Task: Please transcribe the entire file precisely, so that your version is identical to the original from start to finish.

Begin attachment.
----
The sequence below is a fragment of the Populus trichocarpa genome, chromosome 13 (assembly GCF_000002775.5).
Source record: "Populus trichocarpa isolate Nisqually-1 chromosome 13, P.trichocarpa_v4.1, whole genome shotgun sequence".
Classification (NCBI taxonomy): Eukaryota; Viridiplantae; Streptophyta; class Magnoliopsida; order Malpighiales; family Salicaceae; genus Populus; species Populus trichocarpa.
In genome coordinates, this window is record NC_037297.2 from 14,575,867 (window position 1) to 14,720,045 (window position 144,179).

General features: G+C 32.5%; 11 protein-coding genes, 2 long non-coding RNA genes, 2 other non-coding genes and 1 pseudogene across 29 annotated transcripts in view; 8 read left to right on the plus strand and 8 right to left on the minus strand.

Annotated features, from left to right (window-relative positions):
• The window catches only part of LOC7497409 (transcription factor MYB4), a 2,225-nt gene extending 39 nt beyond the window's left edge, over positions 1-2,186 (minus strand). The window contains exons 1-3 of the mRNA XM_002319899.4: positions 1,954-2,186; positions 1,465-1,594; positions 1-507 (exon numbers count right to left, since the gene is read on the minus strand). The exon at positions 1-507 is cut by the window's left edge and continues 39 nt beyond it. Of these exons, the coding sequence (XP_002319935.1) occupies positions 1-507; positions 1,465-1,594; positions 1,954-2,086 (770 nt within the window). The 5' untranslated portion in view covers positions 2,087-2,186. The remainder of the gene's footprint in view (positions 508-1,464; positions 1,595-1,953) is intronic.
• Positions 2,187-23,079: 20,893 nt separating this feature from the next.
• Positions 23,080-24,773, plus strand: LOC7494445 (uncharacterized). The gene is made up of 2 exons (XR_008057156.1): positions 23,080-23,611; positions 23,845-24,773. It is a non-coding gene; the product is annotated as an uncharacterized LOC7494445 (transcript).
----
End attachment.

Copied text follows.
The sequence below is a fragment of the Populus trichocarpa genome, chromosome 13 (assembly GCF_000002775.5).
Source record: "Populus trichocarpa isolate Nisqually-1 chromosome 13, P.trichocarpa_v4.1, whole genome shotgun sequence".
Classification (NCBI taxonomy): Eukaryota; Viridiplantae; Streptophyta; class Magnoliopsida; order Malpighiales; family Salicaceae; genus Populus; species Populus trichocarpa.
In genome coordinates, this window is record NC_037297.2 from 14,575,867 (window position 1) to 14,720,045 (window position 144,179).

General features: G+C 32.5%; 11 protein-coding genes, 2 long non-coding RNA genes, 2 other non-coding genes and 1 pseudogene across 29 annotated transcripts in view; 8 read left to right on the plus strand and 8 right to left on the minus strand.

Annotated features, from left to right (window-relative positions):
• The window catches only part of LOC7497409 (transcription factor MYB4), a 2,225-nt gene extending 39 nt beyond the window's left edge, over positions 1-2,186 (minus strand). The window contains exons 1-3 of the mRNA XM_002319899.4: positions 1,954-2,186; positions 1,465-1,594; positions 1-507 (exon numbers count right to left, since the gene is read on the minus strand). The exon at positions 1-507 is cut by the window's left edge and continues 39 nt beyond it. Of these exons, the coding sequence (XP_002319935.1) occupies positions 1-507; positions 1,465-1,594; positions 1,954-2,086 (770 nt within the window). The 5' untranslated portion in view covers positions 2,087-2,186. The remainder of the gene's footprint in view (positions 508-1,464; positions 1,595-1,953) is intronic.
• Positions 2,187-23,079: 20,893 nt separating this feature from the next.
• Positions 23,080-24,773, plus strand: LOC7494445 (uncharacterized). The gene is made up of 2 exons (XR_008057156.1): positions 23,080-23,611; positions 23,845-24,773. It is a non-coding gene; the product is annotated as an uncharacterized LOC7494445 (transcript).